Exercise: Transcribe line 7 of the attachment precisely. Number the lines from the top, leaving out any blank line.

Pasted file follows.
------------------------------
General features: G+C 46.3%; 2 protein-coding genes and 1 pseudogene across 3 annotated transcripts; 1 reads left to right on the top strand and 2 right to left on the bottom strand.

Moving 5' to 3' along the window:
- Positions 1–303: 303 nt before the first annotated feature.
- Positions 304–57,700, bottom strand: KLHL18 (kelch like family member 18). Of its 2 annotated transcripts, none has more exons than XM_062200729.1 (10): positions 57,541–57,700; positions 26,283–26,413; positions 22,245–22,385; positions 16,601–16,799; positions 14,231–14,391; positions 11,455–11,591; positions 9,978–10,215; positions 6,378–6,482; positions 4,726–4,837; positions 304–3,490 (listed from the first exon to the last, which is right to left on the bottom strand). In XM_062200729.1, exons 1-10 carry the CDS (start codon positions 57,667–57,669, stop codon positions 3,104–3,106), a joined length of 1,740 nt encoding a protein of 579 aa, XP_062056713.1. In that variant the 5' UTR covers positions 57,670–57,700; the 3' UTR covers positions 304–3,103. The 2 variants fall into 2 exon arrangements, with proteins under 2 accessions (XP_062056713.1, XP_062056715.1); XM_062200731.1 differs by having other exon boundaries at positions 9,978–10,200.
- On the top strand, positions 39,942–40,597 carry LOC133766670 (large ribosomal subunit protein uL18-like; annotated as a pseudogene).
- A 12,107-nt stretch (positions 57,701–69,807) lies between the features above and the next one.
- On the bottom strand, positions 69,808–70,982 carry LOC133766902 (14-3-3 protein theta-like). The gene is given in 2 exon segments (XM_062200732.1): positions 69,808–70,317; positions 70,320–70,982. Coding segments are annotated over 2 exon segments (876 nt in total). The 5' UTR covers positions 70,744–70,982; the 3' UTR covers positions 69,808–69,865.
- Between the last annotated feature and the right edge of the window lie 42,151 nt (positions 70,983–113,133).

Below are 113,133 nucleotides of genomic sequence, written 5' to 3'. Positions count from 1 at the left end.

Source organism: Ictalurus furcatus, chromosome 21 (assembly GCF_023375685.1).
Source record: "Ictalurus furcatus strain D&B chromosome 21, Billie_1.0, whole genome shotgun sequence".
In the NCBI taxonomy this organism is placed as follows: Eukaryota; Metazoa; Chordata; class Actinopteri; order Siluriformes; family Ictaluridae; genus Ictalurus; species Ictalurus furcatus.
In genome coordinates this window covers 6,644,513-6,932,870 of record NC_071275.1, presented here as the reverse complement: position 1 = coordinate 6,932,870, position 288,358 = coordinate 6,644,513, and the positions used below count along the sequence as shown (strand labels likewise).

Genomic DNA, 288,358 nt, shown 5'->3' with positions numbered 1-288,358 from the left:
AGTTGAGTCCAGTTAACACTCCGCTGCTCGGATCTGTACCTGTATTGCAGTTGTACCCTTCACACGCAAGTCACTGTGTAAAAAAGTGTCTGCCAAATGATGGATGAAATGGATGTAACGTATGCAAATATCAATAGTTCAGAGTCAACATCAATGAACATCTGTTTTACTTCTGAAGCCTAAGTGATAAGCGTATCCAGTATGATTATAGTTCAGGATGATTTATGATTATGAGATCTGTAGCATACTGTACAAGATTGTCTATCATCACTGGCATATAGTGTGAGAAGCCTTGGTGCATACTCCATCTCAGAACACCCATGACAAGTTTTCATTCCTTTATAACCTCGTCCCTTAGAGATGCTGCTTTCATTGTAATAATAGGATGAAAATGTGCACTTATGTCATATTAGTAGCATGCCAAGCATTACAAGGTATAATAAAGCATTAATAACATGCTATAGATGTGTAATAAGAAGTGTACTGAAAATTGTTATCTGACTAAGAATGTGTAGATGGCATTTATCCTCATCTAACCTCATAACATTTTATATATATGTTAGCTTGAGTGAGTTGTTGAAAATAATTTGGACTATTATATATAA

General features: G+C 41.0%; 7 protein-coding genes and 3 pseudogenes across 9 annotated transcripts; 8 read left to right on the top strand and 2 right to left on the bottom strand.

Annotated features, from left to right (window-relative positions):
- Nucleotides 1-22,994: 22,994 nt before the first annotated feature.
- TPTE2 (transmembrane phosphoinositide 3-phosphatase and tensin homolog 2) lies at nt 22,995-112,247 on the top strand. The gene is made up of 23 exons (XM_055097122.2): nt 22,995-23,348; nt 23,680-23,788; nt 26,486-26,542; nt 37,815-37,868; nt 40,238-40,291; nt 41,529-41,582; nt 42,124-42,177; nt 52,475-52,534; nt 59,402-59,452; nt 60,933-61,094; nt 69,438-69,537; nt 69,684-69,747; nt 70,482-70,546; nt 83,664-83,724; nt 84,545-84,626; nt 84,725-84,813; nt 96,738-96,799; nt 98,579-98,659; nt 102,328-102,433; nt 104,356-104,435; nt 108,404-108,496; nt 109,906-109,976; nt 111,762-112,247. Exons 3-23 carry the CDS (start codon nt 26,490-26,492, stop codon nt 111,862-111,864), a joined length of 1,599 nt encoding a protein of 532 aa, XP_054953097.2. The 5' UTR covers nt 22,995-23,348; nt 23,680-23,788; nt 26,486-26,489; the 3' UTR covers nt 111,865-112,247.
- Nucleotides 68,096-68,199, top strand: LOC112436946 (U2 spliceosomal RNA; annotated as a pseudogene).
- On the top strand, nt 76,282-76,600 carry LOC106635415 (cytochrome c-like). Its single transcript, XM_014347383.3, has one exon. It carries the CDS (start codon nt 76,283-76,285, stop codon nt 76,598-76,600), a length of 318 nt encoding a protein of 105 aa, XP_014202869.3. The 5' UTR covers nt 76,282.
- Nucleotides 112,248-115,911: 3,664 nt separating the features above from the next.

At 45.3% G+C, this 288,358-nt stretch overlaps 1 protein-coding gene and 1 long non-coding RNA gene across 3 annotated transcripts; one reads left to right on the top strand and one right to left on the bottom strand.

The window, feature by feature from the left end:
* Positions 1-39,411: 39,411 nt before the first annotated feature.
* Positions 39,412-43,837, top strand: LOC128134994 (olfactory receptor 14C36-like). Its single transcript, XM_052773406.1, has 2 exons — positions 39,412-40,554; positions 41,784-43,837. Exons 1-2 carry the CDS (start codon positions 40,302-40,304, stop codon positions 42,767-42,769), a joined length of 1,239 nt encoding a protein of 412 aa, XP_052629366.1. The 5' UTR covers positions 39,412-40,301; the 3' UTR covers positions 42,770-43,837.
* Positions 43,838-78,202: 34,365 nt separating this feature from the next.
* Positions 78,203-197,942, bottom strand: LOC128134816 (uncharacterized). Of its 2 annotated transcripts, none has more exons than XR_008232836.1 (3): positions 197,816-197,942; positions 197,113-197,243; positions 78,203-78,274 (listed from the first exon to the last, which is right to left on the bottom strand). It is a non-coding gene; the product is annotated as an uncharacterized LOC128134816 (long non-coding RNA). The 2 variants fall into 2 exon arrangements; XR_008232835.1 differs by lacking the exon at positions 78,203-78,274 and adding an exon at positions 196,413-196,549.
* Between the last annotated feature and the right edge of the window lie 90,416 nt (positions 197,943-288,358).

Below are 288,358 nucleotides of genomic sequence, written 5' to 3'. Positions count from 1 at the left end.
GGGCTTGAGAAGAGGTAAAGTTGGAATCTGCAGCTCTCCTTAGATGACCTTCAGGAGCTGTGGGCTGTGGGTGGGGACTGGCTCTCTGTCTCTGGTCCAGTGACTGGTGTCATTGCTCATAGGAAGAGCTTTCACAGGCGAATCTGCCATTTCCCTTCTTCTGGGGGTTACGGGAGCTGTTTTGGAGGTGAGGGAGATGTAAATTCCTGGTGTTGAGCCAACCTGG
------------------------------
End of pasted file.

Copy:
- On the bottom strand, positions 69,808–70,982 carry LOC133766902 (14-3-3 protein theta-like). The gene is given in 2 exon segments (XM_062200732.1): positions 69,808–70,317; positions 70,320–70,982. Coding segments are annotated over 2 exon segments (876 nt in total). The 5' UTR covers positions 70,744–70,982; the 3' UTR covers positions 69,808–69,865.